You get to college and you're just excited. This is such a big step in your life. You sign that dorm rental agreement without even reading it, just wanting to meet your roommates and start exploring the campus.
The police arrest you and bring you in for questioning. They tell you that you have a right to remain silent, but you decide to answer some questions.
It can be intimidating to deal with the police. If they ask to search your home or apartment, you may think you have no choice but to say yes.
When police said they'd found drugs, you laughed it off. You knew you didn't have any illegal drugs in the house.
You're not just facing minor drug charges. Police are saying you intended to distribute the drugs. That could lead to a strict sentence.
The presidential Task Force on Crime Reduction and Public Safety, led by Attorney General Jeff Sessions, is urging caution before making any major changes to marijuana policy. It also recommends working collaboratively with the Treasury Department to make banking easier for legal marijuana businesses.
The police must get a warrant to carry out an official search in an area where you have an expectation of privacy. With only a few exceptions such as if they think evidence is actively being destroyed, for example, they must have a warrant to search your home.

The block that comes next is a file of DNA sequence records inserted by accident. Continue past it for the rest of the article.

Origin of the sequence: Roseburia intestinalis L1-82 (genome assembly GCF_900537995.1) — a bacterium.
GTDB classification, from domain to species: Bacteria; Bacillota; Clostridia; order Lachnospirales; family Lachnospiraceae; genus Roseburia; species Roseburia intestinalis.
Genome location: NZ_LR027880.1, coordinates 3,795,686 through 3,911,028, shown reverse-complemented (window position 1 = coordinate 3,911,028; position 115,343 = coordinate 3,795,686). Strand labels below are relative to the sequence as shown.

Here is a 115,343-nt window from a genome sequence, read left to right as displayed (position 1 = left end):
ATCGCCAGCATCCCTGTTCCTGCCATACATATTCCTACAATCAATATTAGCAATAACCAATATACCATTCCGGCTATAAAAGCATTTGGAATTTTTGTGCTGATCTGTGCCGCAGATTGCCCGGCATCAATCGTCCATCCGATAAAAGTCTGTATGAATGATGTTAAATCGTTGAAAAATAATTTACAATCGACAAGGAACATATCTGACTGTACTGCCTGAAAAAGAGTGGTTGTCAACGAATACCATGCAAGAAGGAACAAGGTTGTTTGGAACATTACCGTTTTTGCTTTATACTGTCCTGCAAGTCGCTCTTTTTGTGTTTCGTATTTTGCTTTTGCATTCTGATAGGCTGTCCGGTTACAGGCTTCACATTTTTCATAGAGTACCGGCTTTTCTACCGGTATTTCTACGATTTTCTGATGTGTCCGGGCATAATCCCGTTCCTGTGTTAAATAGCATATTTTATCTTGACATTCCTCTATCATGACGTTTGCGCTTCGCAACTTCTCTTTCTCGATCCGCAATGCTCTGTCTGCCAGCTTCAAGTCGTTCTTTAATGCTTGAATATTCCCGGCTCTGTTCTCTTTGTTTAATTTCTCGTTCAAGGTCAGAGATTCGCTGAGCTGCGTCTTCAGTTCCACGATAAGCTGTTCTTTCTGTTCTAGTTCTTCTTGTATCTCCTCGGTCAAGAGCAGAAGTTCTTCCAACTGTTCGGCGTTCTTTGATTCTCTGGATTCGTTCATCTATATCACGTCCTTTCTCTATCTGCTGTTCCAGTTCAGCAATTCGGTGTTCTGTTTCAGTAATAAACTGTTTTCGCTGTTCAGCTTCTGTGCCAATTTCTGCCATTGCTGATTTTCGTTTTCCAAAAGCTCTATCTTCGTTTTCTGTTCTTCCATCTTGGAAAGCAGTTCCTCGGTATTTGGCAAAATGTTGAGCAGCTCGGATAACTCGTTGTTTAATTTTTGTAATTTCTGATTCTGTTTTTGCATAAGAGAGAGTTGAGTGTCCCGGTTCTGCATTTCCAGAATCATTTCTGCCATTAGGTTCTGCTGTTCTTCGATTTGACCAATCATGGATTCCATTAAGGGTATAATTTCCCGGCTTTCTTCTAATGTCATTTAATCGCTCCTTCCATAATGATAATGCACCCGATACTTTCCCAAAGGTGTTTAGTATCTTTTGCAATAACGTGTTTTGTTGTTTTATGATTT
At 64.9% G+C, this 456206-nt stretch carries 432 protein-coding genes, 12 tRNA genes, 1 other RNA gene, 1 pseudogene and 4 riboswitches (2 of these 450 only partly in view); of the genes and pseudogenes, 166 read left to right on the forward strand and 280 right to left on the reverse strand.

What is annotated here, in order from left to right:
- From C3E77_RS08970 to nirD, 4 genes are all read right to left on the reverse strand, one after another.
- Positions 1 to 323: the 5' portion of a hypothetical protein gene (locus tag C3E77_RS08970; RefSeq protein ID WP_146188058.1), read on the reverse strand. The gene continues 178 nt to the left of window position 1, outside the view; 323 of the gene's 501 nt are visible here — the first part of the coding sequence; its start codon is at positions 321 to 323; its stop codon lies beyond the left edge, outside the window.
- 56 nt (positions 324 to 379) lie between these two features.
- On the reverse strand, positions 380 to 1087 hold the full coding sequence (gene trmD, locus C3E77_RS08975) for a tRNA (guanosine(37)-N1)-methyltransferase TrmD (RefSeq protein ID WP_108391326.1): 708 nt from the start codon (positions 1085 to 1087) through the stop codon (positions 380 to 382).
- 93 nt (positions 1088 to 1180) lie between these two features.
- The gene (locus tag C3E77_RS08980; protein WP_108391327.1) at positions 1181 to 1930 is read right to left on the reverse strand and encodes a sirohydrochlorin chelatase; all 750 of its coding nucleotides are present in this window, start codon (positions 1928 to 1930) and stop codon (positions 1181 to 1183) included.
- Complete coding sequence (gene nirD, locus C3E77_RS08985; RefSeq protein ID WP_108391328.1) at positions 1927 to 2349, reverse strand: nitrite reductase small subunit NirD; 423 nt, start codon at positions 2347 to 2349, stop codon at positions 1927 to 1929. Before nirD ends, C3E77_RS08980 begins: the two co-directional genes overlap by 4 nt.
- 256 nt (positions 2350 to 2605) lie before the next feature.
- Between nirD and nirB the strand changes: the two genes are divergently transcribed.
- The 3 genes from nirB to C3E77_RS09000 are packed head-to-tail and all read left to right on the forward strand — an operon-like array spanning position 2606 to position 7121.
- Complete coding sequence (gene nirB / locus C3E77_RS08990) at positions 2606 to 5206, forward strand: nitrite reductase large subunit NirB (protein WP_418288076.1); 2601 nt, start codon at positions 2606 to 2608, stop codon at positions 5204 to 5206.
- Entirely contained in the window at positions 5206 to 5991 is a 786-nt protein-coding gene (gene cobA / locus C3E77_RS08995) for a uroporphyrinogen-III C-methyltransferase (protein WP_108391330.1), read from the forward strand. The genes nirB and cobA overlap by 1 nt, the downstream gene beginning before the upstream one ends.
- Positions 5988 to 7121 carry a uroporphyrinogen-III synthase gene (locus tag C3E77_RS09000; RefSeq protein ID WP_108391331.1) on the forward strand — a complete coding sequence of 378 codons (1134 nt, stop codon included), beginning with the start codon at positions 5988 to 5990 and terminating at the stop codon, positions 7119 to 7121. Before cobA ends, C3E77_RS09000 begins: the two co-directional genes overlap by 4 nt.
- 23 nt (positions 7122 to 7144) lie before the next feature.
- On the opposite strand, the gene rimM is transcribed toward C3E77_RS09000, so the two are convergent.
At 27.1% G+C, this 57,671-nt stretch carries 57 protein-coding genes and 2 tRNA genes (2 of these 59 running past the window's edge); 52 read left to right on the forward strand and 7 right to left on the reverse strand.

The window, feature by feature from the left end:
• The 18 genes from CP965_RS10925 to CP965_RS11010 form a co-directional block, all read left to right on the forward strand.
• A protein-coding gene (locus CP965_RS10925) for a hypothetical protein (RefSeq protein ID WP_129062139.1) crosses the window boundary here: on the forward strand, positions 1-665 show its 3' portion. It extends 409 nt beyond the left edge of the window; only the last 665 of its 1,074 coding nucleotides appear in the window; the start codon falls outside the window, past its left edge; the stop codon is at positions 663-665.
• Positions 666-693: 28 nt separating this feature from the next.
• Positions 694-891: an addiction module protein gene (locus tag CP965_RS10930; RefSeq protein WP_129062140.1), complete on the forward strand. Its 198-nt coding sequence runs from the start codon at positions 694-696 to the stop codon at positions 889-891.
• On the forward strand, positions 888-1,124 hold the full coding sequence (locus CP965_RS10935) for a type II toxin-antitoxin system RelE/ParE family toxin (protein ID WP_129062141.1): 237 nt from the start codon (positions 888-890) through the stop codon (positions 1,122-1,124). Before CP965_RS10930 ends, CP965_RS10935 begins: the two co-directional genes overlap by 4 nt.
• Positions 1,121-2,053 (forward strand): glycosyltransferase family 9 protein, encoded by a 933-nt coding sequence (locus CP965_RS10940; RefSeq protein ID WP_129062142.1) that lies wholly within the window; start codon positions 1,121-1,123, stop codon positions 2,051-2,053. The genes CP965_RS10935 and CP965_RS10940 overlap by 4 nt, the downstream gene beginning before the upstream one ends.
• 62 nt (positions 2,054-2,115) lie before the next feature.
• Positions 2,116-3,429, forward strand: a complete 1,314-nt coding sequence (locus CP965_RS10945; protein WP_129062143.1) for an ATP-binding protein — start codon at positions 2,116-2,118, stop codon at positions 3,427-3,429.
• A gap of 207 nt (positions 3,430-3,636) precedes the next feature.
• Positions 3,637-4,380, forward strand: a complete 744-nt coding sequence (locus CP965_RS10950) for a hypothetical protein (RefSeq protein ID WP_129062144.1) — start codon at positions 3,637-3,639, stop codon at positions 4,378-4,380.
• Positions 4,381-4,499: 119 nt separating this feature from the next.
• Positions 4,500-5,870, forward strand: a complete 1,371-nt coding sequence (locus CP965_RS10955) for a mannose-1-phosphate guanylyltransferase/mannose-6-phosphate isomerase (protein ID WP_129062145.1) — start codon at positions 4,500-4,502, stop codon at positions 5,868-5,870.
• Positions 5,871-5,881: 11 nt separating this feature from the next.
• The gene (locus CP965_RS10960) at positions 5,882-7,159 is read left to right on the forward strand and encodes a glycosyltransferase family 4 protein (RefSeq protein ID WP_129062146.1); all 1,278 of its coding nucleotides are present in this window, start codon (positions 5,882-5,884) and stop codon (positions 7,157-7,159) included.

Georgia has made some progress in terms of marijuana policy in recent years. There is now a limited medical marijuana program which allows for the treatment of a few severe medical conditions with a very specific form of marijuana oil. Unfortunately, the form of marijuana oil permitted, oils with THC levels of less than 5 percent, may not be medically sufficient for those with intractable epilepsy or other serious conditions. Worse yet, those who make and sell marijuana extracts and concentrates face severe penalties, as do those who sell marijuana in its natural state for illegal recreational use in Georgia.